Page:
SS: I think it has a lot to do with the fact that we don’t even have politics in this country in the way it exists elsewhere in the world. One thing people always said and it was kind of a cliché, but it turns out to be true, is that the Democratic party and the Republican party are the same party. Until you can actually get a party in this country that represents something of a different idea about how to run things, you can’t have serious political activity in this country. You just have different kinds of presentable people being elected to mismanage the system more or less. Some will mismanage it less. I happen to be a registered democrat, so I vote Democratic and want to play the game. I think the Democrats are the lesser of the two evils right down the line, but I can’t seriously believe they represent an alternative. In Europe there are older traditions which give people a different idea how to do things. Right now in England, for instance, there are actually three political options. There is the tory option, there is the traditional left option which has been adopted by the Labor party after so long sort of trying to be both a Social Democrat party and an old-fashioned left party and now has decided to become an old-fashioned left party, which then liberated a third party which calls itself Social Democrat. I think the Social Democrats are going to win. We’re going to have a second woman prime Minister of England, Shirley Williams, which is going to be terrific. There you have a serious political choice, and then it will or will not be better. It’s unfortunately not possible for any European country to make these choices on its own because what the United States does matters more than what any of these countries do individually. We don’t have choices in this country, and the question has to be asked not just about what intellectuals, artists, professional people, and the so-called enlightened minority think, but about the actual structure of the politics in this country which has been designed to have no politics. The best book ever written on the United States and the one that still tells you more than any other book is Democracy in America by de Toqueville, written in the 1830s. He said there’s no politics in this country. He also said that the United States is a country where religion matters more than in any other country, or what people call a religion, because it is, of course, not religion in any traditional sense. Imagine saying that in the 1830s when you would have thought, my god, didn’t religion matter in France or didn’t it matter in Italy, or didn’t it matter in Europe in the 19th century, and yet he foresaw the reason we have 50 million hysterical people who think they’re born-again Christians (they’re not Christians in any traditional sense of Christianity). That’s because there is no real politics in America.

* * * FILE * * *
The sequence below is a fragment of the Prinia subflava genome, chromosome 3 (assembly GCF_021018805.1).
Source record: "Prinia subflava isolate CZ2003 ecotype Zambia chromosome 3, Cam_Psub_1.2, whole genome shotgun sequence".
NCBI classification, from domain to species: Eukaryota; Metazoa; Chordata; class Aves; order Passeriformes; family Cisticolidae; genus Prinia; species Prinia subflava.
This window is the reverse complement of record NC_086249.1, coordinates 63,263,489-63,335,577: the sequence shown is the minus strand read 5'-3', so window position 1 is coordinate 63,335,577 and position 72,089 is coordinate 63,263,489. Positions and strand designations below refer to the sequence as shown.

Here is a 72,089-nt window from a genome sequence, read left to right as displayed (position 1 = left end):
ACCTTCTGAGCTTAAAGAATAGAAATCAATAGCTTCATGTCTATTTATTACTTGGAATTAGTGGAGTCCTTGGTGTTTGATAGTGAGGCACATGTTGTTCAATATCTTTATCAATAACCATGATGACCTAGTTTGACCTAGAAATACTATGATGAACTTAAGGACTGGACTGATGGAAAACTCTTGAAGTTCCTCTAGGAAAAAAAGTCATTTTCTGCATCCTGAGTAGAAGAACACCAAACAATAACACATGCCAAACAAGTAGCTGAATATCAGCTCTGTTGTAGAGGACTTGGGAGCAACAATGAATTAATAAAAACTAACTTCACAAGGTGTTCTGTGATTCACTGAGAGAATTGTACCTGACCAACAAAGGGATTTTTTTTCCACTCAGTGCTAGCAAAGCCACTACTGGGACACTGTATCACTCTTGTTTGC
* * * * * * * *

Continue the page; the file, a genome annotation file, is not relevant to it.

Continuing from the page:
So, you have to start there, but there’s one other element. There’s one fact that one must be honest about. It’s very important for me to be honest about it in particular because of what I’ve written. One of the things that we are seeing in the end of the 20th century is that Communism doesn’t work, and that we—progressive radical people can no longer entertain the idea that communism is a real alternative. We thought, though, “it’s always been badly done, that we’re against all these dictatorships, but that it is still a good idea, it’s just that, well, Stalin did this and Mao Tse-tung did that, but still communism’s a real alternative.” I think there’s enough evidence in after sixty-five years in the Soviet Union and a lesser time for all these other countries to say it’s lousy, that it really isn’t a good system, and that it’s something in the system itself. Maybe it’s the Leninist idea, the Leninist party, that kind of simple party structure, whatever you want to call it. It’s a bad system.